The Rasbora fish species deserve their great popularity for so many reasons, including their docile temperaments, their easy care, their bright colors, and their relatively small size. They are a social fish, so it’s recommended that you get at least six of the kind that you choose!
Why are Rasboras so great for planted aquariums? It’s because their colors really pop out against the waving greenery of the background. The Harlequin Rasboras (Rasbora heteromorpha) have more of a pinkish brown tone, while the Lamb Chop Rasboras (Trigonostigma espei) have a brighter orange. Both fish feature a distinct darker black mark starting in the mid-belly and extending back towards the tail that contrasts really nicely with their environment. These fish aren’t really that into swimming amongst plastic plants, so you really want the real live plants. Your Rasboras will be so much happier!
Both Rasbora species are pretty hardy fish. They make a great beginner fish, especially once the tank has been cycled. As for their swim patterns, they tend to swim more in the middle to high portion of the tank, not dwelling too low.
These Rasbora fish have such a great easygoing personality with other fish. They’ll happily coexist with bettas and different types of tetras, including neon tetras, cardinal tetras, and black phantom tetras.
They’re social and they will school, especially when you do get six or more. In smaller schools, these fish will stress. You can definitely keep both types of Rasboras together in the same living quarters. They’re a bit timid and might swim away if you approach the tank.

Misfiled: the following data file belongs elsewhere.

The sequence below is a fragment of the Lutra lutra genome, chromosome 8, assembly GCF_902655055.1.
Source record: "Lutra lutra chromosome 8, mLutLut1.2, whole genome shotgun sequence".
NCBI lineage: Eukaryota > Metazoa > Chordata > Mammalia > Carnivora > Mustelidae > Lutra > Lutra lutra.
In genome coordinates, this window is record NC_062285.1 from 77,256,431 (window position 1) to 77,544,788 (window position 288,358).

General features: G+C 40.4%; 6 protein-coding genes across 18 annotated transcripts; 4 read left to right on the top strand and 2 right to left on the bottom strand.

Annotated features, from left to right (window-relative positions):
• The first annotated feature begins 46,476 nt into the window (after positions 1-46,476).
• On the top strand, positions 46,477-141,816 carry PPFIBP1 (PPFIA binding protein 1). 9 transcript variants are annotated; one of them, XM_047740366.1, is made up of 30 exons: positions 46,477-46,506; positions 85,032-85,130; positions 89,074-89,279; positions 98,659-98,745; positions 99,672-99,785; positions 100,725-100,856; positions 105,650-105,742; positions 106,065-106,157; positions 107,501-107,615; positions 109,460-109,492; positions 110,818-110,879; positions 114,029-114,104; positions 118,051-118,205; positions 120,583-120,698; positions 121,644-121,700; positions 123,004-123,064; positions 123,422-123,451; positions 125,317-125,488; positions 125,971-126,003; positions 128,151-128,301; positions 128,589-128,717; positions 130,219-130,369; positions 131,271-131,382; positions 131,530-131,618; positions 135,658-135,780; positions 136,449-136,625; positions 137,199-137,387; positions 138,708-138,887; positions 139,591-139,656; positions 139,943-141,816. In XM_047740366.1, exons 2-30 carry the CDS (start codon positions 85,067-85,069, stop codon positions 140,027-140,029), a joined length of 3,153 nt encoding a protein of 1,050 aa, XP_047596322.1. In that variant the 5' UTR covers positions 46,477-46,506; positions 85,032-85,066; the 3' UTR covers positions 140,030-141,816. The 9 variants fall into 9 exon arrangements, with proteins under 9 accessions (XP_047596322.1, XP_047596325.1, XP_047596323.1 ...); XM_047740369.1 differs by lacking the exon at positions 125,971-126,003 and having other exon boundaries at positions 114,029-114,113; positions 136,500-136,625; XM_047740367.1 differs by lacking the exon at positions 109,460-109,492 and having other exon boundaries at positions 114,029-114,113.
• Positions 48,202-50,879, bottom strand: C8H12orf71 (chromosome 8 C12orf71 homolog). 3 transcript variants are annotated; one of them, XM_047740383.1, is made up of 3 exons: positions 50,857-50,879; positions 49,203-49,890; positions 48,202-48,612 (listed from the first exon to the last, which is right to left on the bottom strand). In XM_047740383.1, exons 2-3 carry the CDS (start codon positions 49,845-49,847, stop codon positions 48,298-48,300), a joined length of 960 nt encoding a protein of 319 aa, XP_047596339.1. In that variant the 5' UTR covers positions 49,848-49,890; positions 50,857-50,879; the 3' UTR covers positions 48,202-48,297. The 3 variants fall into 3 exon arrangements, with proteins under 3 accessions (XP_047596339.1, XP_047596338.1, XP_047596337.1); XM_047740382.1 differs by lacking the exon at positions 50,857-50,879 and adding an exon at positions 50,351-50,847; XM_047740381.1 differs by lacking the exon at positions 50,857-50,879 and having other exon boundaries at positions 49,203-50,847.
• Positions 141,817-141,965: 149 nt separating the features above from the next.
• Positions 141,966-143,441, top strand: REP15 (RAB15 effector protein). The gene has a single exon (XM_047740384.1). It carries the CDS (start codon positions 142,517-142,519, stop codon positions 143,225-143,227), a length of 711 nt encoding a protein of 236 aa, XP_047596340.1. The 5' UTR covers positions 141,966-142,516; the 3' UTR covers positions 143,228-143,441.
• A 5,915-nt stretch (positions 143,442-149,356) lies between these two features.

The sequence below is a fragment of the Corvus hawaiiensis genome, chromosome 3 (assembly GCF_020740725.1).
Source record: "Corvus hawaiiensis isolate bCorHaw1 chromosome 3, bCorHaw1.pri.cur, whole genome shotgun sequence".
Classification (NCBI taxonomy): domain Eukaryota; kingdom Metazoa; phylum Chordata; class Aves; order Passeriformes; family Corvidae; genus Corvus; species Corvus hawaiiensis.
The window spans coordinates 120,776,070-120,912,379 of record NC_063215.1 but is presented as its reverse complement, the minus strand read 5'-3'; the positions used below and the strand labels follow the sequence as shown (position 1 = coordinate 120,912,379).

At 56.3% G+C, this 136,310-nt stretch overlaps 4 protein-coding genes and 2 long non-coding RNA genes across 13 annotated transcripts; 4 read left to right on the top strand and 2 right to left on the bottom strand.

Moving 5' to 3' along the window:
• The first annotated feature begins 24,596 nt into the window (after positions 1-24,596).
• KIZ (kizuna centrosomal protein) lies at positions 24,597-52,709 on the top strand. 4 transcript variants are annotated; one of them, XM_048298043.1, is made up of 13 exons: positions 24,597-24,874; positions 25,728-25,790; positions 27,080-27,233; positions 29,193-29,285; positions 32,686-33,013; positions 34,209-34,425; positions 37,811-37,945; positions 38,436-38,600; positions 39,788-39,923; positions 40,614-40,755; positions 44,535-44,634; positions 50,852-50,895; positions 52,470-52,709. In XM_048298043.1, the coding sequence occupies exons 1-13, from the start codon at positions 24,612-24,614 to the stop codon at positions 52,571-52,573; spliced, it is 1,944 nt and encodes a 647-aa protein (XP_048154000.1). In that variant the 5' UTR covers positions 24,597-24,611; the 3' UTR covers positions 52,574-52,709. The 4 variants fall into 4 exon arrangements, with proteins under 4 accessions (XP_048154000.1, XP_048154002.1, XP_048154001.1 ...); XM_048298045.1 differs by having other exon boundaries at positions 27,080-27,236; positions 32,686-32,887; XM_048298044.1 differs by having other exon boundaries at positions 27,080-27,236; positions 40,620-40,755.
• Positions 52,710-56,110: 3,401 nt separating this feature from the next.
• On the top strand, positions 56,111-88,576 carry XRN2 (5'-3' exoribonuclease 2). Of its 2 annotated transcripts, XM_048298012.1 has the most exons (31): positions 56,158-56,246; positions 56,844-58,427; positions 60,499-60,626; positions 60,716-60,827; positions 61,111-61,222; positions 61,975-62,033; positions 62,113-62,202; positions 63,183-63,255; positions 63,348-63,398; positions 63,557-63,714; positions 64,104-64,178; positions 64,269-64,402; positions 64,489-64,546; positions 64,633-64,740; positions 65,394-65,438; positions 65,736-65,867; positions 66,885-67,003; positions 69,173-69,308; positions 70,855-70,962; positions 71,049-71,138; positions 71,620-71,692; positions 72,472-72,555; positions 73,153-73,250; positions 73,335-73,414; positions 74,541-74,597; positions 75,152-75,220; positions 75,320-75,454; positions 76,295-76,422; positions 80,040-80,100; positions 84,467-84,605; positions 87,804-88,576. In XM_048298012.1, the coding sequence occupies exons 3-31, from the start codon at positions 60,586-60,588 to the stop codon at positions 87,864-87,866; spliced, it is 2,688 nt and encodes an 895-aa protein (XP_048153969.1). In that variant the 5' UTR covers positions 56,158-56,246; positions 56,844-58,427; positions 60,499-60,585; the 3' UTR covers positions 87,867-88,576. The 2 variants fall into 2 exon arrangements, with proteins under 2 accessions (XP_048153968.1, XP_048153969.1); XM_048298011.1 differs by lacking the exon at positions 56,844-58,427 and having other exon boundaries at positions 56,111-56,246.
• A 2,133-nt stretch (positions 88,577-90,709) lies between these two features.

They don’t grow to be very large sizes, about 2” max for the Rasbora hets (Harlequin) and slightly less for the Espei Rasboras (Lamb chop). These fish are omnivorous, so prepared flake food is one of your best food options. You can feed live foods, too, like daphnia, mosquito larvae, or brine shrimp.
Both Harlequin and Lamb Chop Rasboras thrive well in an optimal water tank temperature of around 76 degrees Fahrenheit. The pH should be approximately 7.2, and the water hardness level is relatively soft. These requirements are different if you want to breed Rasboras, as they generally require a higher temperature and very soft, acidic water.
These Rasboras are tropical fish that live in fresh water, so water that comes straight from the tap is fine. You have to use a dechlorinator, a chemical additive that removes the chlorine from the water. Gravel is recommended at the bottom of the tank, to encourage the live roots to grow.
As for tank size, a small school of six Rasboras would live happily in at least a 10 gallon. We recommend a larger space because these fish do love to swim around. Make sure the tank is well filtered; a hang-on-back filter is one of the easiest to use and will keep your fish nice and healthy in their aquatic home.
Since Rasboras are pretty hardy and easy to care for, you’ll enjoy purchasing and keeping them for a long time to come!
Not all betta fish are created equal. Some have bottomless stomachs, and others are picky eaters who refuse to eat anything. If you want to add more variety to your betta fish’s diet, check out our top five favorite foods to make sure they get all the necessary vitamins and nutrients to live a long and healthy life.
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